We take countless photos, many of which we hold close to our heart. It’s always a treat to flick through the albums of our images (digital or otherwise) and remember some of those specials moments, but there’s no denying that there’s often a lot of clutter to swipe through just to relive that special day, memorable holiday or even a full year of important life events. Thankfully more and more people realize photos deserve better and they turn their most cherished memories into a stylish photo book.
However, such a book can be more than just an addition to your vast collection: with the right techniques your photos can take on a new life on their own, even telling a story with your memories.
What Storytelling Adds to My Photo Book?
Even very basic photo books that place photos in a chronological order and without any major modification in the default settings still convey some sort of message. In fact, according to professional photographers each and every photo tells a story on its own – just think of the Afghan Girl. While the chronological order can certainly be a valid and sometimes interesting way of organizing your images, it often results in creating either many separate stories (like a short stories collection) or a hodgepodge of photos without any major concept whatsoever.
And concept is the key word here: if photos are organized according to a certain concept they can be even more powerful, helping the reader understand the tale behind what the artist wanted to convey.
How to Tell My Story?
Finding the right concept and then creating the photo book accordingly is not an easy task, but once you find your source of inspiration and take into consideration the following advice, the results will definitely be astonishing.
The hardest part of creating a storytelling photo book is to have a concept in your mind, even before you start capturing the future pictures of the book. However, there’s no need to overthink the major concept behind the book: just jot down anything that comes to your mind – no matter how unconvincing it sounds at first – and if any of your ideas stick, think about whether it can work as the book’s storyline. If it proves to be feasible and you more or less know what photos are needed for your concept to work, then you are already on the way to successfully sending your message to readers.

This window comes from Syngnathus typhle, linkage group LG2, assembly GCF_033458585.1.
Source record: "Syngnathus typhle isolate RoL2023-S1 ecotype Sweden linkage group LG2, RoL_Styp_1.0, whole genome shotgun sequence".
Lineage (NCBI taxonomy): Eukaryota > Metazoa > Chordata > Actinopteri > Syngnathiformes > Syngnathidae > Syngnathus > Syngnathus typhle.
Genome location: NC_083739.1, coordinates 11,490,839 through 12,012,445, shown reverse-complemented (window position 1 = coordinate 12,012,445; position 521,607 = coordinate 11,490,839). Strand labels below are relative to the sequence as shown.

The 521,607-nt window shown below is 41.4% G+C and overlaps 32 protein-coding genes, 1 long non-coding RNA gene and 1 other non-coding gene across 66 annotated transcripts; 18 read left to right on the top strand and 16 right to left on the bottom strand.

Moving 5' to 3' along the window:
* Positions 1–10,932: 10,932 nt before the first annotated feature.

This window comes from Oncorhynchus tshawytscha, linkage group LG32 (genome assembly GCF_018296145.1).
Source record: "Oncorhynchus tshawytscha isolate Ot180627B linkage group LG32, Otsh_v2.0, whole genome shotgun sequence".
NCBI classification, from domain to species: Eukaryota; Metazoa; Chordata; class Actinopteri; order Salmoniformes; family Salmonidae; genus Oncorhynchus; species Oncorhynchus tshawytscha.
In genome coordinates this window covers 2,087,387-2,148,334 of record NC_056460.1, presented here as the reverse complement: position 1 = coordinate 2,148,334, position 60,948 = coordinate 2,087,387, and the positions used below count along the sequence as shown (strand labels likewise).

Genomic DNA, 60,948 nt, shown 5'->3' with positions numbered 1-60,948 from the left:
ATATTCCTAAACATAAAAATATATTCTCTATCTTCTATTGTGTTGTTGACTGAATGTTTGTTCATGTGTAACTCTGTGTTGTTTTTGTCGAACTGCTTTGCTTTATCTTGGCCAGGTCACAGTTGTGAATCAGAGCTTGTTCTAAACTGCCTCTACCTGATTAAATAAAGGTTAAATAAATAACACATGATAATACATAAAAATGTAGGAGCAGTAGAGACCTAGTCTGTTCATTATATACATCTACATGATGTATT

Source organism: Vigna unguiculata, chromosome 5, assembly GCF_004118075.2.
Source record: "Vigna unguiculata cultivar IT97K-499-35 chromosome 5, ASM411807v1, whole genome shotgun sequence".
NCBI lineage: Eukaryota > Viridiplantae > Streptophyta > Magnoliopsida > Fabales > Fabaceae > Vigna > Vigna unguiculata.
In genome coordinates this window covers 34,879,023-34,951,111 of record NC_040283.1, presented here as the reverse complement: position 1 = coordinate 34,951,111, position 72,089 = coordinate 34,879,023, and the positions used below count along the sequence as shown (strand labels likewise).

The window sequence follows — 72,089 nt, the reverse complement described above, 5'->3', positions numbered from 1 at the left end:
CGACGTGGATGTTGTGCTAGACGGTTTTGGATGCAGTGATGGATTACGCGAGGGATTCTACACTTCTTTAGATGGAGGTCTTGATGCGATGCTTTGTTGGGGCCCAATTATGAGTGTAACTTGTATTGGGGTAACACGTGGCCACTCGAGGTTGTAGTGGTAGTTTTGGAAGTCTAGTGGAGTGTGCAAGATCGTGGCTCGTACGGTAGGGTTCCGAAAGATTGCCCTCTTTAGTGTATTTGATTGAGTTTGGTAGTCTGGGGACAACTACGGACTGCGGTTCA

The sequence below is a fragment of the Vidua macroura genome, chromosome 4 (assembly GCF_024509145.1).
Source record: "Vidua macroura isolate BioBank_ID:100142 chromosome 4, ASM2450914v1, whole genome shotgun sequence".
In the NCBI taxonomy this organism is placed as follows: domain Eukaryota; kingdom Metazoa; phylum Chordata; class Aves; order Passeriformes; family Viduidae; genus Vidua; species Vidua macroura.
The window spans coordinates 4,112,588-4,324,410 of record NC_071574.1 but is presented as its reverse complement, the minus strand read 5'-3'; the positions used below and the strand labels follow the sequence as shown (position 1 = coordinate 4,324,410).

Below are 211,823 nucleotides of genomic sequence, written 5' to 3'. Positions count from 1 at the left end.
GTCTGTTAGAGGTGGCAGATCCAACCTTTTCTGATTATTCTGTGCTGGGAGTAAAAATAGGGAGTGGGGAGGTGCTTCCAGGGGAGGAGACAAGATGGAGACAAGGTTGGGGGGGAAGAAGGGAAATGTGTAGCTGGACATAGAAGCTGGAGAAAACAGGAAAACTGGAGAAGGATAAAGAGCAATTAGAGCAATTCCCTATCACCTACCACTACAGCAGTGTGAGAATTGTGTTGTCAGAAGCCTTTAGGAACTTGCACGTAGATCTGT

Organizing the Photos
You are absolutely not bound by the number of pictures you can take – albeit staying within a reasonable amount significantly reduces the time you have to spend with the selection process. Still, the more photos you have the bigger your chances are that you’ll have high quality images worth including in your photo book.
As for the selection, your first task is to go through all of the photos in chucks and select the best of each batch. Don’t hesitate to repeat the process several times, as not only should photos be picked in accordance with the photo book’s concept, but you should take care to avoid overcrowding on the pages as well.
Finding the Right Theme
The theme of your book tells half the story, so you have to pick the style of the photo book with that in mind. However, your task is pretty simple: you likely already have an idea of how your future photo book will look, so search through the different themes, find one that matches as closely as possible and then modify it to your liking with any of the available customization features. You could also mix different themes as well, but this is only recommended if it supports the story you have in mind or if your original concept included a chapter-like structure. As always, your best chance is with preset themes: there are plenty of them, most of which revolve around certain holidays, life events and so on, but it’s absolutely not surprising that some builders (like Shutterfly) have an entire section dedicated to storytelling. But remember that if you would prefer drawing readers’ attention to the photos, you can choose a simple background with a solid color.
The overall appearance of the photo book is entirely up to you, but it has to reflect the story you are conveying. The best cover for your book is a hard cover that displays one or a few photos – hopefully the best of the best – and also contains a short, simple yet powerful title. Finer covers are also permitted, but in that case either find a company that provides these covers with die-cut windows or use a title that immediately draws readers’ attention.
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